By now, you’ve seen the surveys that indicate job seekers, especially millennials, want “career opportunities” or “growth opportunities.” But before you restructure your benefits offerings—or worse, think you can’t compete—take a moment to consider what these individuals really want.
Chances are you may already offer it.
More Than a Phrase
“Career opportunity” and “growth opportunity” mean different things to different people.
What job seekers are looking for include:
- On-the-job learning opportunities
- Tasks that allow for skills development
- Opportunities for greater responsibility
- Opportunities for greater autonomy
- Formal learning and development programs
- Tuition assistance to pursue higher education
- Mentor programs
- Stretch assignments
- Career exploration opportunities
- Defined career paths
- Career path options
While this is not an all-inclusive list, it should give you an idea of the many ways in which growth takes place.
It’s About the Journey
Do some job seekers still want to climb the proverbial corporate ladder, or at least know that such a ladder exists? Absolutely.
However, even when a job doesn’t appear to offer upward mobility, it usually offers growth opportunity that will benefit the employee in the long run.
This is where companies sometimes miss the obvious, as well as an opportunity to talk about what they do offer. The company that says, “We typically don’t have many senior positions open, and we don’t want to mislead candidates about growth opportunities,” is ignoring growth at the individual level.
Job seekers, meanwhile, are very much focused on this.
Speaking Their Language
Therefore, when promoting a position at your organization, it’s essential to go beyond abstract phrases like “career opportunity” and “career growth” and share exactly what it is you offer. This information should be shared in the job posting, either as part of the ad itself or by including a link to your corporate careers site, where details are provided. Similarly, this information should be shared, in detail, on social media.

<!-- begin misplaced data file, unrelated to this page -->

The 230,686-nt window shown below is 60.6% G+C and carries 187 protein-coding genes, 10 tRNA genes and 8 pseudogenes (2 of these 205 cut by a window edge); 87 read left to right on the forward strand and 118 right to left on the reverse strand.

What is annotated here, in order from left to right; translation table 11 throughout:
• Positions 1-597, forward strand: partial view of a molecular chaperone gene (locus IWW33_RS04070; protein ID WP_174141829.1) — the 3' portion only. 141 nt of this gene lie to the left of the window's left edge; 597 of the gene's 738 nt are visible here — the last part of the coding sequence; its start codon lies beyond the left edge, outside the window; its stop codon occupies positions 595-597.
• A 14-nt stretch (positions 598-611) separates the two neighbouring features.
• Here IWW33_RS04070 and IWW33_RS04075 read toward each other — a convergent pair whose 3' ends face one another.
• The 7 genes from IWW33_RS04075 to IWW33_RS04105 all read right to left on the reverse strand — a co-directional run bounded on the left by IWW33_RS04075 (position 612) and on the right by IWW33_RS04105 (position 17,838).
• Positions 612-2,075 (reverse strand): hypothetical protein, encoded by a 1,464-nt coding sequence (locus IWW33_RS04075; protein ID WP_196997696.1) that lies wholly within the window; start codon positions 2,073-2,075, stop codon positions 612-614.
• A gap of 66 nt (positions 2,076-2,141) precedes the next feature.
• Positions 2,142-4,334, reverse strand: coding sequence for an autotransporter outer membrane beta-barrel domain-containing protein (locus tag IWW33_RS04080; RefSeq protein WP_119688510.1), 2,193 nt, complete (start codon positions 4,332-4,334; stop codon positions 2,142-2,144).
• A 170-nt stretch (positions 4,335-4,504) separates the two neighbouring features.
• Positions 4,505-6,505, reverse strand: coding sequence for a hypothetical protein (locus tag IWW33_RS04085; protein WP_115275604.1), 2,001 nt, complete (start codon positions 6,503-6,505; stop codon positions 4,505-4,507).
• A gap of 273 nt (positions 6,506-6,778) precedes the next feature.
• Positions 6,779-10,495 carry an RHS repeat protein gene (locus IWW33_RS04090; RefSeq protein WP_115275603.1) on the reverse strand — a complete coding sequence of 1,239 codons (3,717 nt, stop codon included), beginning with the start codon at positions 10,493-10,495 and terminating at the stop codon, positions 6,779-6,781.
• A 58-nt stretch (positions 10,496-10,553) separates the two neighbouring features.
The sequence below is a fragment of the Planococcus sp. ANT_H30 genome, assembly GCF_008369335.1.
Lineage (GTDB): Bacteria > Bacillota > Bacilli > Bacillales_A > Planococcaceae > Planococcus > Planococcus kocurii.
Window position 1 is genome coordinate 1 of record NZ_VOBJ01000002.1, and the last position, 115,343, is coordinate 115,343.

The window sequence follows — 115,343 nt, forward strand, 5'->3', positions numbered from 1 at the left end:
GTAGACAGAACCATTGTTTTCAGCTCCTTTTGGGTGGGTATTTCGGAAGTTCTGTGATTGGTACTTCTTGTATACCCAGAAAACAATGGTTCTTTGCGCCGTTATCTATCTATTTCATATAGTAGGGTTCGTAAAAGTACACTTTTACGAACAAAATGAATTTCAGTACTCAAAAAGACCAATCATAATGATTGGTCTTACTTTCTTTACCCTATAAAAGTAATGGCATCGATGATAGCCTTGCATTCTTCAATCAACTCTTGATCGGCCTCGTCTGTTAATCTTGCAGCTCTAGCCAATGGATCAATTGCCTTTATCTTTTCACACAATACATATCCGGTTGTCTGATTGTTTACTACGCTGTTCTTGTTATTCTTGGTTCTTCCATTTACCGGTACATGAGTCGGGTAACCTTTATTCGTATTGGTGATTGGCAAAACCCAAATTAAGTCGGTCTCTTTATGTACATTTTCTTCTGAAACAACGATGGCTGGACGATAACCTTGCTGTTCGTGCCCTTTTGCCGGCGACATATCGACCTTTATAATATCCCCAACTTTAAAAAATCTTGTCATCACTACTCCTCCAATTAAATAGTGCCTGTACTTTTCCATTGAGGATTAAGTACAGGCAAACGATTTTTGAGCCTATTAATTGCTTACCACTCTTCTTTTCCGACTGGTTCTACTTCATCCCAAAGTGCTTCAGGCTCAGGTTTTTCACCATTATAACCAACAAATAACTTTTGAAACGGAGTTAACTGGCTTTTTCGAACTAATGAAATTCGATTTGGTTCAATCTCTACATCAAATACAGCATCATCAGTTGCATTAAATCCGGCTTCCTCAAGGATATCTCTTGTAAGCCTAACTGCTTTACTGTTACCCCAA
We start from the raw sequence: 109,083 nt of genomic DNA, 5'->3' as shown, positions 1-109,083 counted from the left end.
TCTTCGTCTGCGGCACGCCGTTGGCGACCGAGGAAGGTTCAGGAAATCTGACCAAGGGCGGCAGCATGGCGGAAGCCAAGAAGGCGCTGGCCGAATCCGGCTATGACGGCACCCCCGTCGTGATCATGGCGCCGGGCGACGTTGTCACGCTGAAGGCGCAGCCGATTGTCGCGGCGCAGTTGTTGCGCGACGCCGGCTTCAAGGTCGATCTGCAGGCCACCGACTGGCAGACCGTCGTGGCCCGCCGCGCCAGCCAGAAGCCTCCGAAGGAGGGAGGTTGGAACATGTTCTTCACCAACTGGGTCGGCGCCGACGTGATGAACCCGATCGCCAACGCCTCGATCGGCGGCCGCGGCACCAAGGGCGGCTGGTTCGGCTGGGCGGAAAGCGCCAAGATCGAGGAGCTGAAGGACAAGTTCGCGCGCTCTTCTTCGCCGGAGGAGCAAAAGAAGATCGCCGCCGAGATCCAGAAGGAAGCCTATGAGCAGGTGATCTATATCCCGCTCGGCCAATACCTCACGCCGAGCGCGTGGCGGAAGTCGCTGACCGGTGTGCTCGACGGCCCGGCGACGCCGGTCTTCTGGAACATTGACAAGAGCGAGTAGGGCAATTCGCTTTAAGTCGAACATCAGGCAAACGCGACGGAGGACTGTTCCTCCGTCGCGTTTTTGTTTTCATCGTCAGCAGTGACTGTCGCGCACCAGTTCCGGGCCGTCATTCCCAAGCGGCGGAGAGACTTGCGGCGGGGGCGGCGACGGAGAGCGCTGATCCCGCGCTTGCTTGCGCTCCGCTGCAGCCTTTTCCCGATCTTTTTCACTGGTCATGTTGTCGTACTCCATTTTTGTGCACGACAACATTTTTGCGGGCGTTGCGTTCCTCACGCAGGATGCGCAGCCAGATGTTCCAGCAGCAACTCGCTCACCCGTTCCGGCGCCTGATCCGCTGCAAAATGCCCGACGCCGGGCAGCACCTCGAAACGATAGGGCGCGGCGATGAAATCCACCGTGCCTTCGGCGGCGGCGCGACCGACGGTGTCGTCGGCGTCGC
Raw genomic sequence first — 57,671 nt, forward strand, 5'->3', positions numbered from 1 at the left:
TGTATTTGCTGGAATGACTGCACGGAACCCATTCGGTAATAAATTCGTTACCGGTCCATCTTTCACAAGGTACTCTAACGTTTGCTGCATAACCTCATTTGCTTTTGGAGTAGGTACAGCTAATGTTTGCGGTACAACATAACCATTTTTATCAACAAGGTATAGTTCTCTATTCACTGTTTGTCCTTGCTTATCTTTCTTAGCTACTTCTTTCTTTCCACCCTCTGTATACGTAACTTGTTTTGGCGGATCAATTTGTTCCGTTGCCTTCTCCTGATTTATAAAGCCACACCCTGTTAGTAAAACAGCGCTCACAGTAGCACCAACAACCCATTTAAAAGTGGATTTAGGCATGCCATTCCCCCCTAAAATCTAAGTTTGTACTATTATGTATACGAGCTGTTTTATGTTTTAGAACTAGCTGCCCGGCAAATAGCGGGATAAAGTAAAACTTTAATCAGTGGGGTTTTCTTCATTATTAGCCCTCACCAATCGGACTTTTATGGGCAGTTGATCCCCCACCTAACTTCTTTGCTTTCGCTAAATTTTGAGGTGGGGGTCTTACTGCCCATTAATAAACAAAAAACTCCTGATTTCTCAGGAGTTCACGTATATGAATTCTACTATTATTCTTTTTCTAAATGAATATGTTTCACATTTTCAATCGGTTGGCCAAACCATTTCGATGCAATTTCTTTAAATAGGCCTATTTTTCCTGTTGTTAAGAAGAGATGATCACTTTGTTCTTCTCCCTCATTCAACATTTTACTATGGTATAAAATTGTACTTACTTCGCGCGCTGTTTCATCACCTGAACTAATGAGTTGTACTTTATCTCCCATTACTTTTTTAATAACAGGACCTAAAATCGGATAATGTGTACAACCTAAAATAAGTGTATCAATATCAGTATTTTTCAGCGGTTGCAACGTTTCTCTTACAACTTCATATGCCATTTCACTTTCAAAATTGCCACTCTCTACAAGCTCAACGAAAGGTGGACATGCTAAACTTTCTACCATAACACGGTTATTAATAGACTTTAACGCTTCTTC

This does not mean you must banish “career opportunity” and “career growth” from your recruiting vocabulary. Instead, you want to say, “This is what ‘career growth’ means at our organization; this is how you will further your career when working with us.”
And don’t neglect these details when interviewing candidates. When a candidate says he or she is looking for a “career opportunity” or “career growth,” ask what that means to him or her. Then, talk about everything your company offers.
|Paula Santonocito, Contributing Editor for Recruiting Daily Advisor, is a business journalist specializing in employment issues. She is the author of more than 1,000 articles on a wide range of human resource and career topics, with an emphasis on recruiting and hiring. Her articles have been featured in many global and domestic publications and information outlets, referenced in academic and legal publications as well as books, and translated into several languages.|